Better Call Saul: Pimento, Review

Jimmy suffers a betrayal from least likely of sources in the penultimate episode of Better Call Saul's extraordinary first season.

The penultimate episode of the stellar first season of Better Call Saul goes down like a mixture of the gin, tequila, and bourbon that Jimmy offered Kim if you were to guzzle it all at once. The breakup of the brothers McGill was a bitter, wretched affair. After reaching a career high, stumbling along the Sandpiper case, Jimmy was in good spirits, and it seemed as if the days of Slippin’ Jimmy would be put to bed permanently. Last week’s episode hinted at a bright future for Jimmy, but it was inevitable that the good times would cease to roll, after all, no one changes their identity if things are going swimmingly.

What wasn’t expected was that the harshest blow to Jimmy’s ego – harsher than being called a criminal that guilty people hire by Betsy Kettleman, harsher than getting dumped on weekly by prosecuting attorneys, and harsher than being constantly belittled by Hamlin – would come from Jimmy’s own flesh and blood. It’s revealed that Chuck has been blocking Jimmy’s upward mobility, denying him a seat at HHM and engineering the theft of his most prominent case to date. Jimmy has been working his ass off to prove he’s not the Illinois schemer that he once was, but he’s unable to cement it due to his brother’s refusal to believe that he can actually change.

The moment when the curtain is finally pulled back to reveal that Chuck’s been the biggest thing in Jimmy’s way is heartbreaking, especially when Jimmy offers up the idea that Chuck could just threaten to quit if he really wanted them to work together. And Chuck just sits solemn, thinking of the easiest way to deliver his betrayal. Bob Odenkirk shows deep levels of hurt when Kim suggests that Jimmy take Hamlin’s deal, but then takes things to a complete other level when he realizes that the man he’s being taking care of and desperately trying to heal has been holding him down.  All Jimmy wanted to do was prove to Chuck he could turn things around, make him proud with his dedication to become a lawyer, but Chuck had been sneering at Jimmy’s shortcuts all along.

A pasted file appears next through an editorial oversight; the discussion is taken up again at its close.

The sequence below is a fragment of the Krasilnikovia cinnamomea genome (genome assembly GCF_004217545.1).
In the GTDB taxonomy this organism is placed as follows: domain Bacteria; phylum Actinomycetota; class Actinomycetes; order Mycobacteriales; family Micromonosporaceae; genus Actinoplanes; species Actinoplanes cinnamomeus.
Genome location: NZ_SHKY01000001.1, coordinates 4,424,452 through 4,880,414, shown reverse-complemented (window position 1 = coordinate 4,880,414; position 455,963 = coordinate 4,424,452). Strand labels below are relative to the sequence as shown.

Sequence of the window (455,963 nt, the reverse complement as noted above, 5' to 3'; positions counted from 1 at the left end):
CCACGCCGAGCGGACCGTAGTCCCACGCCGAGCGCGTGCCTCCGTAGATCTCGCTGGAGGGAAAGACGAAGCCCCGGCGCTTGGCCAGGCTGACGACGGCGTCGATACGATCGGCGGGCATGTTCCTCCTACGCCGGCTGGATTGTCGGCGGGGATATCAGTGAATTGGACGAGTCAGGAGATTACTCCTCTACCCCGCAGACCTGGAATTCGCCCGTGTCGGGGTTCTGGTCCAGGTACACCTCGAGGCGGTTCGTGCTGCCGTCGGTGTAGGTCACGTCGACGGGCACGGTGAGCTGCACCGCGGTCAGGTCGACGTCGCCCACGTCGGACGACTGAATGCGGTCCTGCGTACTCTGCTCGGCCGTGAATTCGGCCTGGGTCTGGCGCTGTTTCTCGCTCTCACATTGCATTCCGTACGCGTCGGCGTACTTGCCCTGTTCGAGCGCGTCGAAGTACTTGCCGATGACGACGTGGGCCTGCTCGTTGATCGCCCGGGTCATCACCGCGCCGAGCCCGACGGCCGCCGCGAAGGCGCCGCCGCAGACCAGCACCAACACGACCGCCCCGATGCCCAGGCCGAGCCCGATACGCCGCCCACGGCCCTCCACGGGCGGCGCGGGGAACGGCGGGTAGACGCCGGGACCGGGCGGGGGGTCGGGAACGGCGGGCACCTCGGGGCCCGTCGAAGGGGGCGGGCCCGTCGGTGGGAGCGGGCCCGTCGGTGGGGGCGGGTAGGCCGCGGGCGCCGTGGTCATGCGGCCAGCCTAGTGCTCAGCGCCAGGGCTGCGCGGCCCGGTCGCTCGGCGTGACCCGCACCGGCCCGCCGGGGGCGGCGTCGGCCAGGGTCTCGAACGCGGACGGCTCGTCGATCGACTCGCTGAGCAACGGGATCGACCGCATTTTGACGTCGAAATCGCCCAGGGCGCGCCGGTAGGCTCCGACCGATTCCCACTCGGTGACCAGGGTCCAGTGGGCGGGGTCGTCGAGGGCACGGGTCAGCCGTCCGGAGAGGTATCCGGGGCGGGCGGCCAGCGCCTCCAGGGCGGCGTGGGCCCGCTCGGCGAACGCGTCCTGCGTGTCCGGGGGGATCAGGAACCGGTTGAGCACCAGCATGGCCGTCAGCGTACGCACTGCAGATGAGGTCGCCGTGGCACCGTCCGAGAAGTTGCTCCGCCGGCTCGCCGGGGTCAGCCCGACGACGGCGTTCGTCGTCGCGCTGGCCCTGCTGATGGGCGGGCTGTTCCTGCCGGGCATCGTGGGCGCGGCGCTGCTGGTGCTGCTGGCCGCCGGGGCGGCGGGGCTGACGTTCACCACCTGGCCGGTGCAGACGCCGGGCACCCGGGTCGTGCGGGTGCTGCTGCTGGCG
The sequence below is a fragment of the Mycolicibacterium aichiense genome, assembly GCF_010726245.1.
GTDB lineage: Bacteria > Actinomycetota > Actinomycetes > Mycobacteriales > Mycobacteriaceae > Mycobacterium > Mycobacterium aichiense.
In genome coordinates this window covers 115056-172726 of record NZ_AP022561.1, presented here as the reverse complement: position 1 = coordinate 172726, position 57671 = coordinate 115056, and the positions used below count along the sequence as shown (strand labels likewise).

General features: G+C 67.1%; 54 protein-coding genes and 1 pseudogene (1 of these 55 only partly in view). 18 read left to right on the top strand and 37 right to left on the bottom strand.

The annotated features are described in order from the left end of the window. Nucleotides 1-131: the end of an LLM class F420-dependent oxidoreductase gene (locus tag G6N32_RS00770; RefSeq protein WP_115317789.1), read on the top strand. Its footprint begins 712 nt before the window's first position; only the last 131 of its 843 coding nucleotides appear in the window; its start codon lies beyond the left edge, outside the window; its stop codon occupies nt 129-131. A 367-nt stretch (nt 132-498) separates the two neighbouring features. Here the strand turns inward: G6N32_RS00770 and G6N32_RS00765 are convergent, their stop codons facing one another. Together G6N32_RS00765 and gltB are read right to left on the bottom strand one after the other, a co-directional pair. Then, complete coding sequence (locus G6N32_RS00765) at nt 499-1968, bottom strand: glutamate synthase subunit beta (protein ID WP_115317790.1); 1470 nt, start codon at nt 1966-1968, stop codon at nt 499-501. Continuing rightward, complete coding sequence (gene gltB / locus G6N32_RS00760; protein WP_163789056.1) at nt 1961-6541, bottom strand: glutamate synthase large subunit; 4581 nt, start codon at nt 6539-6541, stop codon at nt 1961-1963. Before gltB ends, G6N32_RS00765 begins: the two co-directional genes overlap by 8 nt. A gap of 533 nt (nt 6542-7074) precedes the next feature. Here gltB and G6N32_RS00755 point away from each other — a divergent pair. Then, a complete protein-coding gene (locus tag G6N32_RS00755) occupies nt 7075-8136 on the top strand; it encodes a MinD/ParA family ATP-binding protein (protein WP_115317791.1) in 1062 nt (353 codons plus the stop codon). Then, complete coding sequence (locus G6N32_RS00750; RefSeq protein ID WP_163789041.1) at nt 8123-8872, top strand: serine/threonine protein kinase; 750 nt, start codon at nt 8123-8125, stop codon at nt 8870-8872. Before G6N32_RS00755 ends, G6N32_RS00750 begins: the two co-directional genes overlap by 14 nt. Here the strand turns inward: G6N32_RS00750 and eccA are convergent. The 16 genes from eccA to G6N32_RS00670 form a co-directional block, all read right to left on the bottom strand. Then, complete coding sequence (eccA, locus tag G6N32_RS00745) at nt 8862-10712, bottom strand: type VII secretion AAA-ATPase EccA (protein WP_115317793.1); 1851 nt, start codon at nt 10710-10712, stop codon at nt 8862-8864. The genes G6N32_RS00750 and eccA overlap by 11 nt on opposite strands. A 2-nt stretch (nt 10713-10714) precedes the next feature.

Chuck likens Jimmy’s quick path to passing the bar as a disrespect of the law, but how could he ignore all of the ways Jimmy has proven to be an observant, dedicated, and crusading lawyer? Mike’s great little storyline this week, where he protects a nebbish first-time criminal and delivers beat downs and wisdom that made him a fan favorite back on Breaking Bad, ends with him talking about the distinctions between good and bad. Mike sees the grey areas in life: a criminal can be good, a cop can be bad, but Chuck sees things in far more black and white terms. He can’t possibly accept that his criminal brother might be a good lawyer, and that’s a flaw that might be worse in the long run than electromagnetic sensitivity.

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The most impressive aspect of this episode is the way the writers make Chuck’s sabotaging of Jimmy really sting. Lesser shows couldn’t create all of this repressed resentment and backstory between two family members and make it explode like a powder keg in just nine episodes, but Better Call Saul makes the moment puncture like a hunting knife in the back. The fallout for both Jimmy and Chuck is sure to be interesting, and it’s also unclear how Jimmy will proceed with the case. Regardless, it looks like that brotherly team-up that seemed like such a fun idea is officially dead, and it’s just one more brick in the building of Saul Goodman. 


4.5 out of 5